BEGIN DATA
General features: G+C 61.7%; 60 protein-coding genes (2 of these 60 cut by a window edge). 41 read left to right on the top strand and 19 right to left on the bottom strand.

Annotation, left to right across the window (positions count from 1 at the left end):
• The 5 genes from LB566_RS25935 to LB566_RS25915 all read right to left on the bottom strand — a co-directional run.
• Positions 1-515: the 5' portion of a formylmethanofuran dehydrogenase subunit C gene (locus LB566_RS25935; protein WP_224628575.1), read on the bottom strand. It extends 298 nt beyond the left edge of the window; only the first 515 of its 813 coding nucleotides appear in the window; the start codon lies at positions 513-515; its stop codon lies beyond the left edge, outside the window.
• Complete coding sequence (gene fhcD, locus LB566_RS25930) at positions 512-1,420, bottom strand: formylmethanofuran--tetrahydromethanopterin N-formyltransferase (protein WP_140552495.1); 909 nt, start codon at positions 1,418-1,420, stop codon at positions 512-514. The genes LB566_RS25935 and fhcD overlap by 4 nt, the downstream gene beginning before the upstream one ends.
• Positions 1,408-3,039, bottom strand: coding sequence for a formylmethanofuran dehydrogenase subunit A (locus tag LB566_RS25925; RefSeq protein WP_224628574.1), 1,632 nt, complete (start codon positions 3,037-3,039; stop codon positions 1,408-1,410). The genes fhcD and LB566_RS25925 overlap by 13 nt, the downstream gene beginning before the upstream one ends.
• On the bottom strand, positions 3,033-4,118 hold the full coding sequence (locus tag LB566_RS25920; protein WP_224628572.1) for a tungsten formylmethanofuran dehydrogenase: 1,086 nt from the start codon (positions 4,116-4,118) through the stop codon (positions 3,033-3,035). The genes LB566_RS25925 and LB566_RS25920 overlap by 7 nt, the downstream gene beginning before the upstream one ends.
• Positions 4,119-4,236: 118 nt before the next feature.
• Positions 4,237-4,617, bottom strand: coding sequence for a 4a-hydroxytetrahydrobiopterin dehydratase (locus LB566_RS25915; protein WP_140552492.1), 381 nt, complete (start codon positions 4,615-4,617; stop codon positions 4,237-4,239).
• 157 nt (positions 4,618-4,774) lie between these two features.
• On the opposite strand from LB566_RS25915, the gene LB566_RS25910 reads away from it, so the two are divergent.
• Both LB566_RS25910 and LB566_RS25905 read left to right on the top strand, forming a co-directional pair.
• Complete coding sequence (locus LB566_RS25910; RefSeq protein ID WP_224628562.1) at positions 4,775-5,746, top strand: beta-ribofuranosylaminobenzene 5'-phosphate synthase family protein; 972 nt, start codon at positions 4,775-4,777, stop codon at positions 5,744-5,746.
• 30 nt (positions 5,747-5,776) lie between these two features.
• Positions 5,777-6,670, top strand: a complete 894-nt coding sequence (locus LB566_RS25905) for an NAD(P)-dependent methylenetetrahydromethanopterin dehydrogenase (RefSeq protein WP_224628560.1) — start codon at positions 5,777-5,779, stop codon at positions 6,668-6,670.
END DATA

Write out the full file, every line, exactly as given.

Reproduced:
General features: G+C 61.7%; 60 protein-coding genes (2 of these 60 cut by a window edge). 41 read left to right on the top strand and 19 right to left on the bottom strand.

Annotation, left to right across the window (positions count from 1 at the left end):
• The 5 genes from LB566_RS25935 to LB566_RS25915 all read right to left on the bottom strand — a co-directional run.
• Positions 1-515: the 5' portion of a formylmethanofuran dehydrogenase subunit C gene (locus LB566_RS25935; protein WP_224628575.1), read on the bottom strand. It extends 298 nt beyond the left edge of the window; only the first 515 of its 813 coding nucleotides appear in the window; the start codon lies at positions 513-515; its stop codon lies beyond the left edge, outside the window.
• Complete coding sequence (gene fhcD, locus LB566_RS25930) at positions 512-1,420, bottom strand: formylmethanofuran--tetrahydromethanopterin N-formyltransferase (protein WP_140552495.1); 909 nt, start codon at positions 1,418-1,420, stop codon at positions 512-514. The genes LB566_RS25935 and fhcD overlap by 4 nt, the downstream gene beginning before the upstream one ends.
• Positions 1,408-3,039, bottom strand: coding sequence for a formylmethanofuran dehydrogenase subunit A (locus tag LB566_RS25925; RefSeq protein WP_224628574.1), 1,632 nt, complete (start codon positions 3,037-3,039; stop codon positions 1,408-1,410). The genes fhcD and LB566_RS25925 overlap by 13 nt, the downstream gene beginning before the upstream one ends.
• On the bottom strand, positions 3,033-4,118 hold the full coding sequence (locus tag LB566_RS25920; protein WP_224628572.1) for a tungsten formylmethanofuran dehydrogenase: 1,086 nt from the start codon (positions 4,116-4,118) through the stop codon (positions 3,033-3,035). The genes LB566_RS25925 and LB566_RS25920 overlap by 7 nt, the downstream gene beginning before the upstream one ends.
• Positions 4,119-4,236: 118 nt before the next feature.
• Positions 4,237-4,617, bottom strand: coding sequence for a 4a-hydroxytetrahydrobiopterin dehydratase (locus LB566_RS25915; protein WP_140552492.1), 381 nt, complete (start codon positions 4,615-4,617; stop codon positions 4,237-4,239).
• 157 nt (positions 4,618-4,774) lie between these two features.
• On the opposite strand from LB566_RS25915, the gene LB566_RS25910 reads away from it, so the two are divergent.
• Both LB566_RS25910 and LB566_RS25905 read left to right on the top strand, forming a co-directional pair.
• Complete coding sequence (locus LB566_RS25910; RefSeq protein ID WP_224628562.1) at positions 4,775-5,746, top strand: beta-ribofuranosylaminobenzene 5'-phosphate synthase family protein; 972 nt, start codon at positions 4,775-4,777, stop codon at positions 5,744-5,746.
• 30 nt (positions 5,747-5,776) lie between these two features.
• Positions 5,777-6,670, top strand: a complete 894-nt coding sequence (locus LB566_RS25905) for an NAD(P)-dependent methylenetetrahydromethanopterin dehydrogenase (RefSeq protein WP_224628560.1) — start codon at positions 5,777-5,779, stop codon at positions 6,668-6,670.